The Rule of the Judgment

When I was a boy, there was a very popular magazine that I used to read just about every month called The Reader’s Digest. This magazine consisted of summarized articles from many other magazines and newspapers. At the back of the magazine there was always a condensed book for quick reading. However, when summarizing, a lot of details were left out that may have been important to the story. 

The Bible has many summary statements in which huge amounts of information are summarized in just a few sentences. For example, Matthew 22:37–40 contains in two or three sentences a summary statement by Jesus Christ. Jesus said that on these two things, the whole law and the prophets – everything – hangs. 

In the Sermon on the Mount, Jesus gave an even shorter summary that is often referred to as the golden rule. He said, “Therefore, whatever you want men to do to you, do also to them, for this is the Law and the Prophets” (Matthew 7:12).

I have tried for many years to understand that sentence. There is an interesting paragraph from the book, The Desire of Ages, 640, that states, “Millions upon millions of human souls ready to perish, bound in chains of ignorance and sin, have never so much as heard of Christ’s love for them. Were our condition and theirs to be reversed, what would we desire for them to do for us? All this, so far as lies in our power, we are under the most solemn obligation to do for them. Christ’s rule of life, by which every one of us must stand or fall in the judgment, is, ‘Whatsoever ye would that men should do to you, do ye even so to them’ (Matthew 7:12).” 

This is the golden rule that will determine each person’s eternal destiny in the judgment. It is unfortunate that Christians spend so much time fighting with each other over differences of understanding about theology. However, that is reality. Some years ago, back in the 1990s, a huge controversy arose about whether Jesus died the first death or the second death on the cross of Calvary. The prophecy concerning what the Messiah would suffer for the human family is recorded in Psalm 18:4, 5. It says, “The pangs of death encompassed Me, the floods of ungodliness made Me afraid. The sorrows of Sheol surrounded Me; the snares of death confronted Me” (literal translation).

Some people have a rather shallow view of the cross of Christ, seeing Christ as only somebody who died as a martyr. But Jesus did not die on the cross of Calvary the death of the martyr. When the martyrs died, they died having a great hope. They knew that although other men put them to death, they would be raised again to eternal life. It is recorded as one man was being led to his martyrdom, a clergyman said to him, “We are going to cut you off from the church militant.” The martyr replied, “But not from the church triumphant. You might cut me off now, but you can’t cut me off forever because I’m going to be in the resurrection.”

Martyrs died with that hope. In fact, if you have ever studied a book such as Martyr’s Mirror or Foxes Book of Martyrs, you will know that there were many martyrs. Two examples were John Huss and Jerome. Both were burned at the stake. When the fire was lit and their bodies burned there was no screaming. Witnesses reported that as the flames arose around them they sang and the vehemence of the fire could scarcely stop their voices, and they died singing. Just before they died their lips were seen moving in prayer. They died singing and praying, because in their death they had hope. They knew it was temporary. By contrast, in recent years there have been a number of people who have lit themselves on fire and burned to death in terrible screaming agony.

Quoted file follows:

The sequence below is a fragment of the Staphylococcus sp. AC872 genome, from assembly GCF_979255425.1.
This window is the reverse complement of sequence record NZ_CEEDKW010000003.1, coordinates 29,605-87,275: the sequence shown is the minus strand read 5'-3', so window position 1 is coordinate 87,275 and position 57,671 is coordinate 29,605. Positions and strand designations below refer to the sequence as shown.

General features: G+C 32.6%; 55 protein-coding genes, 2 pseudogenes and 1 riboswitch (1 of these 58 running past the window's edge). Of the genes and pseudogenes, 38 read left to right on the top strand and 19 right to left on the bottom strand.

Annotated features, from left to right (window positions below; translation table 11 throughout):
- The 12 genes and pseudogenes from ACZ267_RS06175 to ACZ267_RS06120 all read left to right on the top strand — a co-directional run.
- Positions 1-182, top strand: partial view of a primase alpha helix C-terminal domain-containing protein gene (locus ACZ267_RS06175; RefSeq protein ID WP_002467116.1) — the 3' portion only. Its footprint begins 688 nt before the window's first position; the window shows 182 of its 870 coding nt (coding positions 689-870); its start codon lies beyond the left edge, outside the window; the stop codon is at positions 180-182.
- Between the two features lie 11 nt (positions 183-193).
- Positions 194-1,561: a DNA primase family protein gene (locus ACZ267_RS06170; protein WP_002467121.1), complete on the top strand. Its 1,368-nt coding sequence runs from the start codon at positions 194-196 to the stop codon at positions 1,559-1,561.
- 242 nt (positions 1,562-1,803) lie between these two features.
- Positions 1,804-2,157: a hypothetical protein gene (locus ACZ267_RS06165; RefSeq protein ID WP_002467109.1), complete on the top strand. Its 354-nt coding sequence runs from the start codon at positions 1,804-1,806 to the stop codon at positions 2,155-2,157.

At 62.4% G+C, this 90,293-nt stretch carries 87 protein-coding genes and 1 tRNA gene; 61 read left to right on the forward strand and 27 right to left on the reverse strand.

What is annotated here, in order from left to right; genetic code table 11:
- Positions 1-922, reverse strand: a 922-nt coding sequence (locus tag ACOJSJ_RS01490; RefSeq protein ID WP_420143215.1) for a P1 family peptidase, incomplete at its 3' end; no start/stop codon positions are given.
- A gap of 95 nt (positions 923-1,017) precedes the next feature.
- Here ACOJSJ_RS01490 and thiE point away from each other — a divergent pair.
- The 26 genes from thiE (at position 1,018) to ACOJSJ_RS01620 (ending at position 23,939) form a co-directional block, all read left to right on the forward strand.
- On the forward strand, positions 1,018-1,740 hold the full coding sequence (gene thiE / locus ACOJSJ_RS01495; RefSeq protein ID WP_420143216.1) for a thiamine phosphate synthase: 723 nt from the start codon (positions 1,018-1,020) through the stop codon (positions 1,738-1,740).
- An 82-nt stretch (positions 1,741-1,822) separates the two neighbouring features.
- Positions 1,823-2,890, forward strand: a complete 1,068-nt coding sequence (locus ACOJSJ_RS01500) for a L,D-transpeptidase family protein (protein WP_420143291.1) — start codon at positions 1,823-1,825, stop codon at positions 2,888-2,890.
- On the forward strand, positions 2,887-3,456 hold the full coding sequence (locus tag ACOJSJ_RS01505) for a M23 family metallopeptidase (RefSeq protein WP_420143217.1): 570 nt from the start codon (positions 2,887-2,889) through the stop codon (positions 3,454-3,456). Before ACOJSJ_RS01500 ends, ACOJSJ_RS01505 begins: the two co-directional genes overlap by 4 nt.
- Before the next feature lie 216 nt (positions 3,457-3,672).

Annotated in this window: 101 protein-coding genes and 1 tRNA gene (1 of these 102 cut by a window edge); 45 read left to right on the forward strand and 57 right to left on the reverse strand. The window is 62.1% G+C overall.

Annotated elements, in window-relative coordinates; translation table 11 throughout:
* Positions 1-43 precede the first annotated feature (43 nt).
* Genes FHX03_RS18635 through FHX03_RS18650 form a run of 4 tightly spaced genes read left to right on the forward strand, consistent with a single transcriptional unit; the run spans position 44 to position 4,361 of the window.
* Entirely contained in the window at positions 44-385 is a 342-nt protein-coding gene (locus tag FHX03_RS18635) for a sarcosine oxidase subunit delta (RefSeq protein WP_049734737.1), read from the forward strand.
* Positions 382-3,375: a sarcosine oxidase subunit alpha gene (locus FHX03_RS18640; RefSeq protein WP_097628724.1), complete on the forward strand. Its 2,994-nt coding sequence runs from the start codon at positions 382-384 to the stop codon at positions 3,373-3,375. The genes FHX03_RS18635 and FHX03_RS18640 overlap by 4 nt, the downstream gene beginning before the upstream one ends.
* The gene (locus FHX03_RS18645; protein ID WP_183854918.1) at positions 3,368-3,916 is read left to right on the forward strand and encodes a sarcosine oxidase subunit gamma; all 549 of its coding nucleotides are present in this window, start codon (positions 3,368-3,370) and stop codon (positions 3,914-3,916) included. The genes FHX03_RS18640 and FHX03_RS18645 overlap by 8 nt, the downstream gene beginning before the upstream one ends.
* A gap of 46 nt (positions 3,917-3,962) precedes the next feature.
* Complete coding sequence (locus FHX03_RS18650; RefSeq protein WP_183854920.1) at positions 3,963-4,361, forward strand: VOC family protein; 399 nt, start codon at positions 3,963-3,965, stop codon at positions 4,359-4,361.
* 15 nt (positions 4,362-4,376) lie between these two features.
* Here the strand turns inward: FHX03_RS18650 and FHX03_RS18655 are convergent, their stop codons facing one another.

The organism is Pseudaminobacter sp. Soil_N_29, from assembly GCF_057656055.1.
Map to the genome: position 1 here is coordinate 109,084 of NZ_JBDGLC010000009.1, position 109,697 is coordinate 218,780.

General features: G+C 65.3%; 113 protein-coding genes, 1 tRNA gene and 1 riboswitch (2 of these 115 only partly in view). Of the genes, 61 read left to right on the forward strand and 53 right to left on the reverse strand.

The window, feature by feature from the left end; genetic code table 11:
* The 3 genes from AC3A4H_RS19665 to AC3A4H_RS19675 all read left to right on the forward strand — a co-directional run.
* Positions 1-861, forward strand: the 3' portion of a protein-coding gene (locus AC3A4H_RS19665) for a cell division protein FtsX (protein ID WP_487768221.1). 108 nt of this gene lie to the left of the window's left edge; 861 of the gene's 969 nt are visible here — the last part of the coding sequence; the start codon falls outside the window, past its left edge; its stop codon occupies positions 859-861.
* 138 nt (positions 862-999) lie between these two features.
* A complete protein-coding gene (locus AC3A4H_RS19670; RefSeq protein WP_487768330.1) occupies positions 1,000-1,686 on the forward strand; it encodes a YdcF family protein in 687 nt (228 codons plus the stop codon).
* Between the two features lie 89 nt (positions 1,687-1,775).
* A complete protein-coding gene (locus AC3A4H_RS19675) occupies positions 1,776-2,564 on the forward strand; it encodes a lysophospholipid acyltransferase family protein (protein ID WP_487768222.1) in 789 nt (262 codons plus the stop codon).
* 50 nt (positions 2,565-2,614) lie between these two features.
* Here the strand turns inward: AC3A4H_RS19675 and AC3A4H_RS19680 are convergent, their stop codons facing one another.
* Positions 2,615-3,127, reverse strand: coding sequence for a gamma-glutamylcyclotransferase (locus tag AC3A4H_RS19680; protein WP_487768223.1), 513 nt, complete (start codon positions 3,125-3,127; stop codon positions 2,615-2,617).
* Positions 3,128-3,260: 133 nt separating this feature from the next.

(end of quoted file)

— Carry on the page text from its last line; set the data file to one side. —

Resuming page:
Life in this world, whether you are killed or martyred or not, is very temporary. One time there was a family that was brought before the judges for their faith. One of the youngest boys said, When we have family worship, we always pray for the government and the leaders for the government. The judges were deeply moved by this testimony, that this was a family that not only prayed, but they prayed for their enemies and the government, the people who were leading the government. However, because of their prejudice, they said that the father and the oldest son had to be burned at the stake anyway. As they were tied to the stake and the fire was lit, the son said to the father, Look up! I see the heavens opened and I see an innumerable company watching us. Angels were always present on those occasions. If you are one of God’s children, the Bible says angels accompany you everywhere you are, whatever you are doing, and they protect and guard God’s children from the innumerable dangers of which we are unaware.

A clergyman that was present said, Oh no. You’re not seeing angels from heaven, you are seeing the devil’s angels. The boy replied, No. I’m not seeing the devil’s angels. I’m seeing angels from God. They are watching us. It was by divine power those people died praying and singing with great joy, knowing that very soon, it would be to them, almost instantaneous, they would meet the Lord again when He returns in the clouds. 

Jesus Christ did not die the death of a martyr. In Matthew 27:46 it tells us the kind of death that Jesus died on the cross. “And about the ninth hour Jesus cried out with a loud voice, saying, ‘Eli, Eli, lama sabachthani?’ that is, ‘My God, My God, why have You forsaken Me?’ ” Jesus died the death that a fallen sinful man will die if he does not accept the gospel – the plan of salvation. 

Jesus endured the pains of the second death – a death with no hope of a future. It is a death forsaken by God where the penalty of sin is paid by the sinner. Jesus endured that death so that you could be set free. 

“The great sin of God’s people at the present time is, we do not appreciate the value of the blessings God has bestowed upon us. We serve God with a divided heart. We cherish some idol and worship at its shrine.” This Day With God, 50. 

What does this divided heart mean? Suppose a suitor came to a young woman and told her, “I love you with half of my heart.” Would she respond, “That is wonderful, that is what I always wanted”? If he got it up to three quarters would she be completely satisfied? Never.